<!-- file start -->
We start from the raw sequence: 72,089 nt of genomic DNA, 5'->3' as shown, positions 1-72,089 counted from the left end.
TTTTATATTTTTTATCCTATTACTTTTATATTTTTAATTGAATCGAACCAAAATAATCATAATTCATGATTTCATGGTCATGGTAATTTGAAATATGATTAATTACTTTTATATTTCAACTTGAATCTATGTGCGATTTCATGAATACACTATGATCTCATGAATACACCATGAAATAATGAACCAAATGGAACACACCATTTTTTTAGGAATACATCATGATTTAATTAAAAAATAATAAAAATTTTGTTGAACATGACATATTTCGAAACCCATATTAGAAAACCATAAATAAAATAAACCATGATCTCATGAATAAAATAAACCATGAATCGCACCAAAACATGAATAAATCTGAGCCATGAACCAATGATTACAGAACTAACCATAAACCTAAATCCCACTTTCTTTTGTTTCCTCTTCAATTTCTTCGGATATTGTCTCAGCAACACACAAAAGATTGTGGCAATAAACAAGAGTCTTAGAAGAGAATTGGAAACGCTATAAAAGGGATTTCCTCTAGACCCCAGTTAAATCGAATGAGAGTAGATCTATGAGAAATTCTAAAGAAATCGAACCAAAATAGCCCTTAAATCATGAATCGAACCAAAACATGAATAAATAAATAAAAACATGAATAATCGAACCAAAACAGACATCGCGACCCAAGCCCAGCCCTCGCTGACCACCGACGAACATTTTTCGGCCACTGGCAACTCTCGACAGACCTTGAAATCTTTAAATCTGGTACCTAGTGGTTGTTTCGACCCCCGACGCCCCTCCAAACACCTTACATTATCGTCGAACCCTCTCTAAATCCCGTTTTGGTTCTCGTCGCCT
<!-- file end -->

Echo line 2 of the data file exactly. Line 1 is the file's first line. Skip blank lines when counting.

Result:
TTTTATATTTTTTATCCTATTACTTTTATATTTTTAATTGAATCGAACCAAAATAATCATAATTCATGATTTCATGGTCATGGTAATTTGAAATATGATTAATTACTTTTATATTTCAACTTGAATCTATGTGCGATTTCATGAATACACTATGATCTCATGAATACACCATGAAATAATGAACCAAATGGAACACACCATTTTTTTAGGAATACATCATGATTTAATTAAAAAATAATAAAAATTTTGTTGAACATGACATATTTCGAAACCCATATTAGAAAACCATAAATAAAATAAACCATGATCTCATGAATAAAATAAACCATGAATCGCACCAAAACATGAATAAATCTGAGCCATGAACCAATGATTACAGAACTAACCATAAACCTAAATCCCACTTTCTTTTGTTTCCTCTTCAATTTCTTCGGATATTGTCTCAGCAACACACAAAAGATTGTGGCAATAAACAAGAGTCTTAGAAGAGAATTGGAAACGCTATAAAAGGGATTTCCTCTAGACCCCAGTTAAATCGAATGAGAGTAGATCTATGAGAAATTCTAAAGAAATCGAACCAAAATAGCCCTTAAATCATGAATCGAACCAAAACATGAATAAATAAATAAAAACATGAATAATCGAACCAAAACAGACATCGCGACCCAAGCCCAGCCCTCGCTGACCACCGACGAACATTTTTCGGCCACTGGCAACTCTCGACAGACCTTGAAATCTTTAAATCTGGTACCTAGTGGTTGTTTCGACCCCCGACGCCCCTCCAAACACCTTACATTATCGTCGAACCCTCTCTAAATCCCGTTTTGGTTCTCGTCGCCT